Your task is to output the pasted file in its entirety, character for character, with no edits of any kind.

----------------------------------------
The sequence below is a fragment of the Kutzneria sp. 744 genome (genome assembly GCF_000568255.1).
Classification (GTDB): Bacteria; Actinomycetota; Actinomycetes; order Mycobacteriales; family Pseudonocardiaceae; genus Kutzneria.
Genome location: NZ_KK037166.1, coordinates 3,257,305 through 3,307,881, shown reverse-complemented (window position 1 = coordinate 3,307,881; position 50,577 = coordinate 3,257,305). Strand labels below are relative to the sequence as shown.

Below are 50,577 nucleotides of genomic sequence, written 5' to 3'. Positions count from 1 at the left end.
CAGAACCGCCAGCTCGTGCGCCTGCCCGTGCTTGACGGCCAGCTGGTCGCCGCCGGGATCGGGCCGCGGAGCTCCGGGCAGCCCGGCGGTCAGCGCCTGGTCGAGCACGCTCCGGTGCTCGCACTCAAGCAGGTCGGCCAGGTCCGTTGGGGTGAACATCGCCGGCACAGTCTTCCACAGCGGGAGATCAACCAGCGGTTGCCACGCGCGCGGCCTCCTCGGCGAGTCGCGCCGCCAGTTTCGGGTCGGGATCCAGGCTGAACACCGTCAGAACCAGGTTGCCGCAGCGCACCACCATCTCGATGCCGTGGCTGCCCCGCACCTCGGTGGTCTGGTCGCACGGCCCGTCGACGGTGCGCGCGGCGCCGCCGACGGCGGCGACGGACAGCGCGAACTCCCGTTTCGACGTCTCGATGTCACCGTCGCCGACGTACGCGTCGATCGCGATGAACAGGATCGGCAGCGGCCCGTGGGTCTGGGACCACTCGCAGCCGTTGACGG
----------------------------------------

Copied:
The sequence below is a fragment of the Kutzneria sp. 744 genome (genome assembly GCF_000568255.1).
Classification (GTDB): Bacteria; Actinomycetota; Actinomycetes; order Mycobacteriales; family Pseudonocardiaceae; genus Kutzneria.
Genome location: NZ_KK037166.1, coordinates 3,257,305 through 3,307,881, shown reverse-complemented (window position 1 = coordinate 3,307,881; position 50,577 = coordinate 3,257,305). Strand labels below are relative to the sequence as shown.

Below are 50,577 nucleotides of genomic sequence, written 5' to 3'. Positions count from 1 at the left end.
CAGAACCGCCAGCTCGTGCGCCTGCCCGTGCTTGACGGCCAGCTGGTCGCCGCCGGGATCGGGCCGCGGAGCTCCGGGCAGCCCGGCGGTCAGCGCCTGGTCGAGCACGCTCCGGTGCTCGCACTCAAGCAGGTCGGCCAGGTCCGTTGGGGTGAACATCGCCGGCACAGTCTTCCACAGCGGGAGATCAACCAGCGGTTGCCACGCGCGCGGCCTCCTCGGCGAGTCGCGCCGCCAGTTTCGGGTCGGGATCCAGGCTGAACACCGTCAGAACCAGGTTGCCGCAGCGCACCACCATCTCGATGCCGTGGCTGCCCCGCACCTCGGTGGTCTGGTCGCACGGCCCGTCGACGGTGCGCGCGGCGCCGCCGACGGCGGCGACGGACAGCGCGAACTCCCGTTTCGACGTCTCGATGTCACCGTCGCCGACGTACGCGTCGATCGCGATGAACAGGATCGGCAGCGGCCCGTGGGTCTGGGACCACTCGCAGCCGTTGACGG